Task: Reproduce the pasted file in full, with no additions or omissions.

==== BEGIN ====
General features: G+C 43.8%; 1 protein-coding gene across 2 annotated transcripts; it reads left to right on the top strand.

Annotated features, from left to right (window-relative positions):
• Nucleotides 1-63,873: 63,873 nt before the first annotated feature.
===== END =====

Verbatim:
General features: G+C 43.8%; 1 protein-coding gene across 2 annotated transcripts; it reads left to right on the top strand.

Annotated features, from left to right (window-relative positions):
• Nucleotides 1-63,873: 63,873 nt before the first annotated feature.